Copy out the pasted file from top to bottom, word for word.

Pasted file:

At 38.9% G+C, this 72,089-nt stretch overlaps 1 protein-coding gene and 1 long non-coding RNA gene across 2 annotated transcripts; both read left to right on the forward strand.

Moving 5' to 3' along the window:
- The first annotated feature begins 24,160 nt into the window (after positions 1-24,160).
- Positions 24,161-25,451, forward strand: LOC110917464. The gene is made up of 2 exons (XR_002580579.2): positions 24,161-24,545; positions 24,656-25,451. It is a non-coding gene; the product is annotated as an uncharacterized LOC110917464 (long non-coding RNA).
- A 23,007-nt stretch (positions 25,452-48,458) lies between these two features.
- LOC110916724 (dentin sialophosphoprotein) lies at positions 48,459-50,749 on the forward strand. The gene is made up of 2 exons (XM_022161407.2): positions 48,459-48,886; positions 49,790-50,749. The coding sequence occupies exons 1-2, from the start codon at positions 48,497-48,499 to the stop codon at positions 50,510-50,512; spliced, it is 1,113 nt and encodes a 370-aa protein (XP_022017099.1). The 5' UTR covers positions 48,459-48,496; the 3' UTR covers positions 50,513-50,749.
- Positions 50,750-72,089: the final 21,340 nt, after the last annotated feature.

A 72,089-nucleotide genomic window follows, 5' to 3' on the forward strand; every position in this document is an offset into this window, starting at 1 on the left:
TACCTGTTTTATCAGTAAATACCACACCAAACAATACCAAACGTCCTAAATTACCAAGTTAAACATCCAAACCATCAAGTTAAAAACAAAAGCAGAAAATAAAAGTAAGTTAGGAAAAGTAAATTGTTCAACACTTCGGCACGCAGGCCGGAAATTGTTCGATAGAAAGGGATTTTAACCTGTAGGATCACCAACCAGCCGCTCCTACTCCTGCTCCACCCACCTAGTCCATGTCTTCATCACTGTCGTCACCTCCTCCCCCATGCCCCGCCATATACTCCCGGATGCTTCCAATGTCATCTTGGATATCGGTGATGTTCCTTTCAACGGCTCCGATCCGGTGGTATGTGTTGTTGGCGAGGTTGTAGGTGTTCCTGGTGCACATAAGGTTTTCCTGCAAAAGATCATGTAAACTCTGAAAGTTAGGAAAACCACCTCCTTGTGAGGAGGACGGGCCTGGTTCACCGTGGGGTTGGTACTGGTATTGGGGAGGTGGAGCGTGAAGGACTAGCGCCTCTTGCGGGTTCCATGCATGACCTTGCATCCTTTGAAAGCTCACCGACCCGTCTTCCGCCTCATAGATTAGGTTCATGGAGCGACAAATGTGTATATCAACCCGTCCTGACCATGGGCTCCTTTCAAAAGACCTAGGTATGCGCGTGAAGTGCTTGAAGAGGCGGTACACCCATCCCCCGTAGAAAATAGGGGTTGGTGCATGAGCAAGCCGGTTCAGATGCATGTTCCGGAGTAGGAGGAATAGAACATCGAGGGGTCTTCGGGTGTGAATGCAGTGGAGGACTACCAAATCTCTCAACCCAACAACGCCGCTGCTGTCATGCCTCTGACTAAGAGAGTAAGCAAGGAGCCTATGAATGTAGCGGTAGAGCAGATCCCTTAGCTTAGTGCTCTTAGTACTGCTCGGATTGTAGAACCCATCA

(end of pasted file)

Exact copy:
At 38.9% G+C, this 72,089-nt stretch overlaps 1 protein-coding gene and 1 long non-coding RNA gene across 2 annotated transcripts; both read left to right on the forward strand.

Moving 5' to 3' along the window:
- The first annotated feature begins 24,160 nt into the window (after positions 1-24,160).
- Positions 24,161-25,451, forward strand: LOC110917464. The gene is made up of 2 exons (XR_002580579.2): positions 24,161-24,545; positions 24,656-25,451. It is a non-coding gene; the product is annotated as an uncharacterized LOC110917464 (long non-coding RNA).
- A 23,007-nt stretch (positions 25,452-48,458) lies between these two features.
- LOC110916724 (dentin sialophosphoprotein) lies at positions 48,459-50,749 on the forward strand. The gene is made up of 2 exons (XM_022161407.2): positions 48,459-48,886; positions 49,790-50,749. The coding sequence occupies exons 1-2, from the start codon at positions 48,497-48,499 to the stop codon at positions 50,510-50,512; spliced, it is 1,113 nt and encodes a 370-aa protein (XP_022017099.1). The 5' UTR covers positions 48,459-48,496; the 3' UTR covers positions 50,513-50,749.
- Positions 50,750-72,089: the final 21,340 nt, after the last annotated feature.

A 72,089-nucleotide genomic window follows, 5' to 3' on the forward strand; every position in this document is an offset into this window, starting at 1 on the left:
TACCTGTTTTATCAGTAAATACCACACCAAACAATACCAAACGTCCTAAATTACCAAGTTAAACATCCAAACCATCAAGTTAAAAACAAAAGCAGAAAATAAAAGTAAGTTAGGAAAAGTAAATTGTTCAACACTTCGGCACGCAGGCCGGAAATTGTTCGATAGAAAGGGATTTTAACCTGTAGGATCACCAACCAGCCGCTCCTACTCCTGCTCCACCCACCTAGTCCATGTCTTCATCACTGTCGTCACCTCCTCCCCCATGCCCCGCCATATACTCCCGGATGCTTCCAATGTCATCTTGGATATCGGTGATGTTCCTTTCAACGGCTCCGATCCGGTGGTATGTGTTGTTGGCGAGGTTGTAGGTGTTCCTGGTGCACATAAGGTTTTCCTGCAAAAGATCATGTAAACTCTGAAAGTTAGGAAAACCACCTCCTTGTGAGGAGGACGGGCCTGGTTCACCGTGGGGTTGGTACTGGTATTGGGGAGGTGGAGCGTGAAGGACTAGCGCCTCTTGCGGGTTCCATGCATGACCTTGCATCCTTTGAAAGCTCACCGACCCGTCTTCCGCCTCATAGATTAGGTTCATGGAGCGACAAATGTGTATATCAACCCGTCCTGACCATGGGCTCCTTTCAAAAGACCTAGGTATGCGCGTGAAGTGCTTGAAGAGGCGGTACACCCATCCCCCGTAGAAAATAGGGGTTGGTGCATGAGCAAGCCGGTTCAGATGCATGTTCCGGAGTAGGAGGAATAGAACATCGAGGGGTCTTCGGGTGTGAATGCAGTGGAGGACTACCAAATCTCTCAACCCAACAACGCCGCTGCTGTCATGCCTCTGACTAAGAGAGTAAGCAAGGAGCCTATGAATGTAGCGGTAGAGCAGATCCCTTAGCTTAGTGCTCTTAGTACTGCTCGGATTGTAGAACCCATCA